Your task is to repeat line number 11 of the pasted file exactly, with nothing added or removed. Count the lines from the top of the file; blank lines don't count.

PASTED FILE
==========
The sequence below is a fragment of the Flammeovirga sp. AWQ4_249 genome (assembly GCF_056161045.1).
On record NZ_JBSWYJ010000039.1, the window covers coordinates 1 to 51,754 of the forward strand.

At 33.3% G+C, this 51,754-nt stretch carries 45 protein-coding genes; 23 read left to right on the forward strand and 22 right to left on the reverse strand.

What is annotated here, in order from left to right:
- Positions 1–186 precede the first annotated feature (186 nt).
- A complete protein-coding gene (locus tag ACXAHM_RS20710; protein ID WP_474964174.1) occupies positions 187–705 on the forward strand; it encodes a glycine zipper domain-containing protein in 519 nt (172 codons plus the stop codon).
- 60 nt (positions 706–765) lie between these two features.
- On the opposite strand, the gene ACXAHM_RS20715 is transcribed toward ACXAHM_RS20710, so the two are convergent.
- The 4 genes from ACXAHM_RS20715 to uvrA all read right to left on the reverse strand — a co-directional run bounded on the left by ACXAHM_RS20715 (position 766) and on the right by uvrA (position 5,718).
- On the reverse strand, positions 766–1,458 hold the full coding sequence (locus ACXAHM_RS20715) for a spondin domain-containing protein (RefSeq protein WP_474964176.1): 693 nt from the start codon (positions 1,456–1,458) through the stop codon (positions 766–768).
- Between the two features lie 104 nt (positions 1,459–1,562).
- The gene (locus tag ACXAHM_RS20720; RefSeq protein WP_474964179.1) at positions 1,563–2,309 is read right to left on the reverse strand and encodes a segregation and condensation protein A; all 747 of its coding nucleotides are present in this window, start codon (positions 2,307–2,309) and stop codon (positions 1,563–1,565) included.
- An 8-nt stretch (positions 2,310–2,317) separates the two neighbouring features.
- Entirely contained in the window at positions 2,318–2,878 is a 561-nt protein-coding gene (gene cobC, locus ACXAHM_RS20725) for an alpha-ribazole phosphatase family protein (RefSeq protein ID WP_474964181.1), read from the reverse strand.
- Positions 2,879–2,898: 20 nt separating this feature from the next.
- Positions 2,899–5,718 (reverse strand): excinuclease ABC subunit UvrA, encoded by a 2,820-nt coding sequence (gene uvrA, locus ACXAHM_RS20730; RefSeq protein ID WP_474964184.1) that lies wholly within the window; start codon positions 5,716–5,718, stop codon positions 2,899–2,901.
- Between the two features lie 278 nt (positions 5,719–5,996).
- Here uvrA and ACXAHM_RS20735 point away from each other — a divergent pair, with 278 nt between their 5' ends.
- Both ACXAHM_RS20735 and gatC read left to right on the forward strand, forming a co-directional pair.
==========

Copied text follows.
- Between the two features lie 104 nt (positions 1,459–1,562).